• Bless – We will bless at least one other member of our community every day.
  • Eat – We will east with other members of our community at least three times a week.
  • Listen – We will commit ourselves weekly to listening to the promptings of God in our lives.
  • Learn – We will read from the Gospels each week and remain diligent in learning more about Jesus.
  • Sent – We will see our daily life as an expression of our sent-ness by God into this world.

Renew Communities, in Cleveland OH

This young but highly missional church has an acrostic build around their name:

  • Read – Spend time daily reading and memorizing the Bible. Ask yourself what the Scripture is saying and how it applies to your life and the lives of those around you. Pray that God would work in your life according to what you’ve read that day
  • Eat – I will eat at least 2 meals (or you can share coffee, dessert, etc.) with others this week. Eat once with a person from our church or your Missional Community and once with a non-Christian
  • Neighbor – I will ask myself once daily (in places of life intersection) “who has God sent me to love” and how can I share the hope I’ve found in Christ with my neighbors
  • Empowered (to bless) – I will bless three people this week, at least one of whom is a non-Christian.
  • Wait (pray) – I will spend one hour this week listening to the Holy Spirit’s voice.

BLESS

Developed by Community Christian Church in Chicago, these specific practices are designed to be used in local mission contexts. They are based on Genesis 12, where God told Abraham, “I will make you a great nation, and I will bless you… and all peoples on earth will be blessed through you.” They call it a B.L.E.S.S. strategy.

  • Begin with Prayer – We discover our mission and begin to go about our mission with prayer, asking “God, who and how would you like to bless someone today?”
  • Listen – When we take the time to intentionally listen, we learn about the needs of those around us.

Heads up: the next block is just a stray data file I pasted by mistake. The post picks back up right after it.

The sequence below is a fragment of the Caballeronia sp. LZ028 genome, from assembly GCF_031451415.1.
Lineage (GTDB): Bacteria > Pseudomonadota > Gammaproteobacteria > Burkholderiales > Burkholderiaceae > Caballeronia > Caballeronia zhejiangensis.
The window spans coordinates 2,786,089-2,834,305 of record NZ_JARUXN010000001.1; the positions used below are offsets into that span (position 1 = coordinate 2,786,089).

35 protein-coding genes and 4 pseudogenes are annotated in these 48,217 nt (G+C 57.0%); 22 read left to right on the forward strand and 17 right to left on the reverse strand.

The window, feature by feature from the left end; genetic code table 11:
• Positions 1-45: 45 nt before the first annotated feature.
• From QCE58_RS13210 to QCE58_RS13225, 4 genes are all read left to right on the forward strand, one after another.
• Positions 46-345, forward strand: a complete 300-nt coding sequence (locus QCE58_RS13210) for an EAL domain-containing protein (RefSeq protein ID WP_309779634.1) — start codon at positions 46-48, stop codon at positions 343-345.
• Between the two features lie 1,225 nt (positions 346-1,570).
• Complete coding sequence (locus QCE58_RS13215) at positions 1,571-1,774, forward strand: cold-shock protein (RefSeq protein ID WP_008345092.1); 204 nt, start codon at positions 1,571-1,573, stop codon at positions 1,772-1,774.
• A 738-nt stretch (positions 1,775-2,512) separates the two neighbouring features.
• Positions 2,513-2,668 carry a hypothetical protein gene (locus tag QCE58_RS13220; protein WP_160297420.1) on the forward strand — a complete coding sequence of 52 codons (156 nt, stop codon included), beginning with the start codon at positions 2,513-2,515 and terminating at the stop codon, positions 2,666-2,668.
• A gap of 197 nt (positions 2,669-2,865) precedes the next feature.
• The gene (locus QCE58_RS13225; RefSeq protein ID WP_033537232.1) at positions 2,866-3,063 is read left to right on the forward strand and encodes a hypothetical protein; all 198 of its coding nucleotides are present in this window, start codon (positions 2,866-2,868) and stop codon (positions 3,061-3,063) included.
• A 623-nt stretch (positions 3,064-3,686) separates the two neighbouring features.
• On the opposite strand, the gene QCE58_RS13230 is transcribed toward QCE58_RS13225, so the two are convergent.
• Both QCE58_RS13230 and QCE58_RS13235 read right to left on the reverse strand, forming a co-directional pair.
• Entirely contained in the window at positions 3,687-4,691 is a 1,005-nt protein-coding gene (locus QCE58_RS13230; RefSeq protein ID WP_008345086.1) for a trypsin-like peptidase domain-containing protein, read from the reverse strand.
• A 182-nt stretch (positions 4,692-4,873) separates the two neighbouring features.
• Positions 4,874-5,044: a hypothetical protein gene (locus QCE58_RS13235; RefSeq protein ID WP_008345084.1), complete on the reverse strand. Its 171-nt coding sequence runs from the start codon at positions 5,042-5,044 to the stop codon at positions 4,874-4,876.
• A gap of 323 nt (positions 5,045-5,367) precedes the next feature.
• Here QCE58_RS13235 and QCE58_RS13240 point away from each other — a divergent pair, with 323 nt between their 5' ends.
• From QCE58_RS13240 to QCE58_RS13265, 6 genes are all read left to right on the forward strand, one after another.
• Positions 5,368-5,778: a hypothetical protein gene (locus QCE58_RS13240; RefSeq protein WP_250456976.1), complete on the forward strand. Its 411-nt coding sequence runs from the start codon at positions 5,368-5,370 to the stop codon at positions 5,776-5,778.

• Eat – We look for opportunities to share a meal because we know that nothing moves a relationship from acquaintance to friendship faster than sharing a meal.
  • Serve – After praying listening, and even eating together, we serve, knowing that in serving we receive much more than we could ever give.
  • Story – When the opportunity arises, we tell our story – the story of how we found our way back to God in Jesus.

For more information please read: Discover Your Mission Now: Simple Missional Practices That Will Change Your World by Dave Ferguson, Jon Ferguson and Tim Sutherland

Soma Communities, Tacoma, WA

Soma have 6 transferable Gospel Rhythms that they see both in Genesis 1-2, as well as in every culture in the world, which thus form a basis for redemptive mission any and everywhere.

  • Story-Formed – My story (and identity) fit within God’s story
  • Listen – To God and others around me
  • Celebrate – Within and outside the church
  • Bless – Intentionally blessing others
  • Eat – With others as we invite them into Gospel community
  • Recreate – Taking time to rest, play, create and restore beauty
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Respond

You will notice many overlapping ideas, as well as identical, or very similar language, across different examples. It is fascinating to see where the Spirit is leading churches at this time – and informative as you seek to set discipleship practices for yourself, your household, your missional community, and your church.

What could be some simple discipleship practices that you could choose to live by for the second half of 2015?

Use the comment section below to share your thoughts and experiences.